[OPE-L:4307] Re: Re: SV, labour and machines

From: Steve Keen (s.keen@uws.edu.au)
Date: Fri Oct 27 2000 - 09:00:28 EDT


The distinction *is* significant, but it is not, in my opinion, the reason
why labour creates surplus value.

It is why Marx first believed that it did--and in at least having a reason,
he was well ahead of Ricardo and Smith, who as he notes, could only say
that there was a difference between labour embodied and labour commanded,
but could not say why. Both Smith and Ricardo tended to believe also that
the contribution machines made to production was identical to their
cost--but again they couldn't say why.

Smith was less consistent than Ricardo on this front--he frequently argued
that machines returned much more than their cost of production--but again,
he couldn't say why.

However, when Marx developed the use-value/exchange-value analysis, he came
up with a second reason as to why labour was the source of value, but this
reason was in one sense diametrically opposed to his old reason: rather
than focussing on what is unique about labour--the labour/labour-power
distinction--he now focussed on what labour-power had *in common* with all
other commodities--including machinery.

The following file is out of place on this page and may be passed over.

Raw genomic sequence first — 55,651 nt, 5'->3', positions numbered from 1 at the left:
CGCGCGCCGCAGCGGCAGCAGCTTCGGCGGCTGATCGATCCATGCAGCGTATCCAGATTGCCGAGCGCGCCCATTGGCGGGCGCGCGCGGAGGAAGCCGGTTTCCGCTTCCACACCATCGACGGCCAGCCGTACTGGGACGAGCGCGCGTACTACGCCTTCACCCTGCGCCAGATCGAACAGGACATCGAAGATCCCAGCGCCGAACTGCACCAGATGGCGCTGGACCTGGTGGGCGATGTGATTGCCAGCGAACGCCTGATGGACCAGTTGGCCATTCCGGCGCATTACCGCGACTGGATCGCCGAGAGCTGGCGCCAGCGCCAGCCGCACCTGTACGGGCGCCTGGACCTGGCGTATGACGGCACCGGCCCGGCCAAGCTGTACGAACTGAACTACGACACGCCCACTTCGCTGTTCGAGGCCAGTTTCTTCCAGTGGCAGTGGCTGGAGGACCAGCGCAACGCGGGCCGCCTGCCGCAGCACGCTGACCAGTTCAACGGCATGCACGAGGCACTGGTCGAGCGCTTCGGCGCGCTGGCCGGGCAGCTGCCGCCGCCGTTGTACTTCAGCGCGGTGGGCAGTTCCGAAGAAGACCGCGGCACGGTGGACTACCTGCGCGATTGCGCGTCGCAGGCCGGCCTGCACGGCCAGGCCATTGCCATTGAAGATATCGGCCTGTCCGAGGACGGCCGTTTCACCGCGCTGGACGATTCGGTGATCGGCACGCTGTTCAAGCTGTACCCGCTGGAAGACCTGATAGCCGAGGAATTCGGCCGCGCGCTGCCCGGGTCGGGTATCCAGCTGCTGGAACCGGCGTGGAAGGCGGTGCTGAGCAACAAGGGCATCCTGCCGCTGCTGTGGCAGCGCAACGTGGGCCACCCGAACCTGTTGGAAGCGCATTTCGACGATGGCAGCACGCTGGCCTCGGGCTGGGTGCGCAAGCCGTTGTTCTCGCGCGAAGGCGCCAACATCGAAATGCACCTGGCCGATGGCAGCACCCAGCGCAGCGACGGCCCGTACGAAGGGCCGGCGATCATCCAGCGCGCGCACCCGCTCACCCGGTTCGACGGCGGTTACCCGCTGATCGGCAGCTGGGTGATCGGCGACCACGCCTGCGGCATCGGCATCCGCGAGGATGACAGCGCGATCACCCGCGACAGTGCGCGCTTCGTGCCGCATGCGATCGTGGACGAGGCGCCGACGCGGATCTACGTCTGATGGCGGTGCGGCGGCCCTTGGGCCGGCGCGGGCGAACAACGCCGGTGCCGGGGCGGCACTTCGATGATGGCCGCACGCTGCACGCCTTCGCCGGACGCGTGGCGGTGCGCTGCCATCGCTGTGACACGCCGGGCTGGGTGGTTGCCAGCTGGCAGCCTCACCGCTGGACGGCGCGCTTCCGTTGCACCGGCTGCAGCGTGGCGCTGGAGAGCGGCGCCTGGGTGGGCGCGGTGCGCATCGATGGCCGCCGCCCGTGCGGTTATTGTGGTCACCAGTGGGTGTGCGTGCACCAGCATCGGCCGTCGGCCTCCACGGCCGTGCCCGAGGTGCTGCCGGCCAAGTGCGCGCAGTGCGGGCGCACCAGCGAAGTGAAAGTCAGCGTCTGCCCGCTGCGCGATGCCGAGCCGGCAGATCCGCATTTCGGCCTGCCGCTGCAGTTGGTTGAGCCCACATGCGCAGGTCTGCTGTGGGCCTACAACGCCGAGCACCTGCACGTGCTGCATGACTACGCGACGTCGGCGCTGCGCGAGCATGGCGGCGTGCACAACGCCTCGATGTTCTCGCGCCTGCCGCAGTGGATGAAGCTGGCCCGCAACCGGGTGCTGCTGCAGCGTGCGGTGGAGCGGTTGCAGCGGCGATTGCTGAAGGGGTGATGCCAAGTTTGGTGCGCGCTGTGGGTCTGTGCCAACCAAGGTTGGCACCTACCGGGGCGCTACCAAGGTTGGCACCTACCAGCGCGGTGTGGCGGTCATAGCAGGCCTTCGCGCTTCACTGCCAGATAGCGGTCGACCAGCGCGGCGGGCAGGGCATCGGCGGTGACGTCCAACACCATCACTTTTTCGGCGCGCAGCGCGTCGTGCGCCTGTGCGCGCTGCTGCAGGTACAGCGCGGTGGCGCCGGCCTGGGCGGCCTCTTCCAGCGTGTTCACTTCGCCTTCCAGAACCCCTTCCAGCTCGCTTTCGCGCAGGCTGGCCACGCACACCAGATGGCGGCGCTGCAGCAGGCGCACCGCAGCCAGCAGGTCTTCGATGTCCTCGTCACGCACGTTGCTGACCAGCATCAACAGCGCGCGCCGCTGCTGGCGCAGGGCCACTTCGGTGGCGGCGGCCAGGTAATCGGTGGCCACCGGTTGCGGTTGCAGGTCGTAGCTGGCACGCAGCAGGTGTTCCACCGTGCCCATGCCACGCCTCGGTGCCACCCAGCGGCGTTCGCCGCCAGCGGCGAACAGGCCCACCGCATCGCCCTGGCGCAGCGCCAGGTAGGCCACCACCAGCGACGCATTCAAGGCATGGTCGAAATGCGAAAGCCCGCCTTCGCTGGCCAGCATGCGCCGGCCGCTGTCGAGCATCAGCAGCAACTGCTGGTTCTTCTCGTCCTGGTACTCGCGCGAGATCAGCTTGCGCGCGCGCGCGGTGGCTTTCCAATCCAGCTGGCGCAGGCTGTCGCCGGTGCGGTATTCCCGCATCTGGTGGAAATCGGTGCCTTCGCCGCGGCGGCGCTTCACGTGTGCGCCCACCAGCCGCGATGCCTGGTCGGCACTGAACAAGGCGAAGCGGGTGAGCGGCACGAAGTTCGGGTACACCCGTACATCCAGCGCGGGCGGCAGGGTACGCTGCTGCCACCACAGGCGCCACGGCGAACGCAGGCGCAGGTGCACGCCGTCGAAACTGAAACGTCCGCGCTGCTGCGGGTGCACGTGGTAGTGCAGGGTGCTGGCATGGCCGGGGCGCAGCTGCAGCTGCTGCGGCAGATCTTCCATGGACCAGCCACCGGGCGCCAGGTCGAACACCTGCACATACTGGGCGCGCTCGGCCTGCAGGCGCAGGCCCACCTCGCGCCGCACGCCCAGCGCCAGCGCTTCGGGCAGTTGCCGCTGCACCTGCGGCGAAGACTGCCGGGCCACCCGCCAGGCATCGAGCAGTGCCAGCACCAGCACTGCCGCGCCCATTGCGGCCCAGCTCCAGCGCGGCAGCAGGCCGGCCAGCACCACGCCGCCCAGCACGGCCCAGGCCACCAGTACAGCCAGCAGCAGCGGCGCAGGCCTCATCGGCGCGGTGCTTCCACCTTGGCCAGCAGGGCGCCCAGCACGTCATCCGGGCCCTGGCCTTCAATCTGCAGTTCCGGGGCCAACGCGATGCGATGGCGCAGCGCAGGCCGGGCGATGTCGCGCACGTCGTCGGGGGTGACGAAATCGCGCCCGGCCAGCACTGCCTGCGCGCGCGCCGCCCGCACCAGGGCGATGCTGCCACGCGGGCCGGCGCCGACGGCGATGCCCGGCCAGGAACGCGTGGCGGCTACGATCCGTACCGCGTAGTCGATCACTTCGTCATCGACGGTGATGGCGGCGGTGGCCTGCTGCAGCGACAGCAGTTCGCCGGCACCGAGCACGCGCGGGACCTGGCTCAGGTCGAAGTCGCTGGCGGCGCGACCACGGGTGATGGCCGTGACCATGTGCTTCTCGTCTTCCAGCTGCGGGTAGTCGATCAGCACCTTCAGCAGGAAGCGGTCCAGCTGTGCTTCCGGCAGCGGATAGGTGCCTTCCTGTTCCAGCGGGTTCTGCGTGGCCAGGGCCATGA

In this sense, it would have been remarkable if this new logico-historical
reason had reached the same result as his previous logico-historical
reason, given that the former was a positive method, whereas the latter was
a negative one. Marx convinced himself that they were consistent, but I
believe that this was an instance of what he had previously said that Hegel
had done--let an incomplete appreciation of his own principles lead him
into error.

The type of reasoning you undertake in your second paragraph is typical of
the reasoning Marx used prior to 1857 to characterise why labour produced
value and machines did not. It is also typical of the reasoning he used
*after* 1857, with only one very important exception, and another important

The exception occurred in the Grundrisse, where--soon after having
developed the dialectic, and in the context of discussing technical
change--he pondered that "its devaluation in the service of production is
not proportional to its increasing effect on production." (p. 383)

This indicates that the positive methodology was capable of reaching a
different conclusion than its negative predecessor--that the general rule
of incommensurability between use-value and exchange-value for all
commodities led to the position that, when that primary use-value (the